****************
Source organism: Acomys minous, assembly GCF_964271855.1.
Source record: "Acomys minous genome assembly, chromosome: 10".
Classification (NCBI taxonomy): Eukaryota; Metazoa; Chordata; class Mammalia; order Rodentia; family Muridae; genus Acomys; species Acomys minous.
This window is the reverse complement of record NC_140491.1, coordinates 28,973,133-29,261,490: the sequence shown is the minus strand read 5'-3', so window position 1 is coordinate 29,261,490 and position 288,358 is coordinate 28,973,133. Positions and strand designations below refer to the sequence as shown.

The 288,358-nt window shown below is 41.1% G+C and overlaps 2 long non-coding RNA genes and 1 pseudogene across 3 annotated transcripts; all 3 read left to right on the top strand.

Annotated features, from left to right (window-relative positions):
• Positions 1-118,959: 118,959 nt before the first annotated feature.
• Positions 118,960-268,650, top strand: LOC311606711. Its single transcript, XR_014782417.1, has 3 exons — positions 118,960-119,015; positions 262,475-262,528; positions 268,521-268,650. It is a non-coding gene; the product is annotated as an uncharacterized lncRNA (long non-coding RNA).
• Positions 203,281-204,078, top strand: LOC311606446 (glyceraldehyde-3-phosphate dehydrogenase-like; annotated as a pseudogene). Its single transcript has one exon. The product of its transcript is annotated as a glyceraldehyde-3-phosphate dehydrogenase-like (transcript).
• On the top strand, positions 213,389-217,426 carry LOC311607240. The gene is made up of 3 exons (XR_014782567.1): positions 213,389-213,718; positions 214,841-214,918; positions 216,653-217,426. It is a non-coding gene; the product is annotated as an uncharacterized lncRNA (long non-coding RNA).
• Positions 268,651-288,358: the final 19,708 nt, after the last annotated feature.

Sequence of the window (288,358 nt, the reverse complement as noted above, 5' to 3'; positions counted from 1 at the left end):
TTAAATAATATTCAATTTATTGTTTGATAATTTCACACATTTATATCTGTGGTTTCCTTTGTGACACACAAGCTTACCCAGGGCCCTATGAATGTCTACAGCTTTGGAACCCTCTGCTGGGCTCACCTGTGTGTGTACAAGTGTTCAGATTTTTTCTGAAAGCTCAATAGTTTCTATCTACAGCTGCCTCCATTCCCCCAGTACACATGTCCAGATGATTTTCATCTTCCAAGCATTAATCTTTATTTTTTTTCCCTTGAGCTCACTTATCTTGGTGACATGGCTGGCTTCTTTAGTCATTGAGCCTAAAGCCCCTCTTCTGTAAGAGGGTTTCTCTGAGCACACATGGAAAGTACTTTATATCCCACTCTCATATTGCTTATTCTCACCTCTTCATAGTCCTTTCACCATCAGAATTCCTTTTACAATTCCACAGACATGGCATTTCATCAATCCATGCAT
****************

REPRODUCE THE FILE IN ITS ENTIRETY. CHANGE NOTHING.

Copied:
Source organism: Acomys minous, assembly GCF_964271855.1.
Source record: "Acomys minous genome assembly, chromosome: 10".
Classification (NCBI taxonomy): Eukaryota; Metazoa; Chordata; class Mammalia; order Rodentia; family Muridae; genus Acomys; species Acomys minous.
This window is the reverse complement of record NC_140491.1, coordinates 28,973,133-29,261,490: the sequence shown is the minus strand read 5'-3', so window position 1 is coordinate 29,261,490 and position 288,358 is coordinate 28,973,133. Positions and strand designations below refer to the sequence as shown.

The 288,358-nt window shown below is 41.1% G+C and overlaps 2 long non-coding RNA genes and 1 pseudogene across 3 annotated transcripts; all 3 read left to right on the top strand.

Annotated features, from left to right (window-relative positions):
• Positions 1-118,959: 118,959 nt before the first annotated feature.
• Positions 118,960-268,650, top strand: LOC311606711. Its single transcript, XR_014782417.1, has 3 exons — positions 118,960-119,015; positions 262,475-262,528; positions 268,521-268,650. It is a non-coding gene; the product is annotated as an uncharacterized lncRNA (long non-coding RNA).
• Positions 203,281-204,078, top strand: LOC311606446 (glyceraldehyde-3-phosphate dehydrogenase-like; annotated as a pseudogene). Its single transcript has one exon. The product of its transcript is annotated as a glyceraldehyde-3-phosphate dehydrogenase-like (transcript).
• On the top strand, positions 213,389-217,426 carry LOC311607240. The gene is made up of 3 exons (XR_014782567.1): positions 213,389-213,718; positions 214,841-214,918; positions 216,653-217,426. It is a non-coding gene; the product is annotated as an uncharacterized lncRNA (long non-coding RNA).
• Positions 268,651-288,358: the final 19,708 nt, after the last annotated feature.

Sequence of the window (288,358 nt, the reverse complement as noted above, 5' to 3'; positions counted from 1 at the left end):
TTAAATAATATTCAATTTATTGTTTGATAATTTCACACATTTATATCTGTGGTTTCCTTTGTGACACACAAGCTTACCCAGGGCCCTATGAATGTCTACAGCTTTGGAACCCTCTGCTGGGCTCACCTGTGTGTGTACAAGTGTTCAGATTTTTTCTGAAAGCTCAATAGTTTCTATCTACAGCTGCCTCCATTCCCCCAGTACACATGTCCAGATGATTTTCATCTTCCAAGCATTAATCTTTATTTTTTTTCCCTTGAGCTCACTTATCTTGGTGACATGGCTGGCTTCTTTAGTCATTGAGCCTAAAGCCCCTCTTCTGTAAGAGGGTTTCTCTGAGCACACATGGAAAGTACTTTATATCCCACTCTCATATTGCTTATTCTCACCTCTTCATAGTCCTTTCACCATCAGAATTCCTTTTACAATTCCACAGACATGGCATTTCATCAATCCATGCAT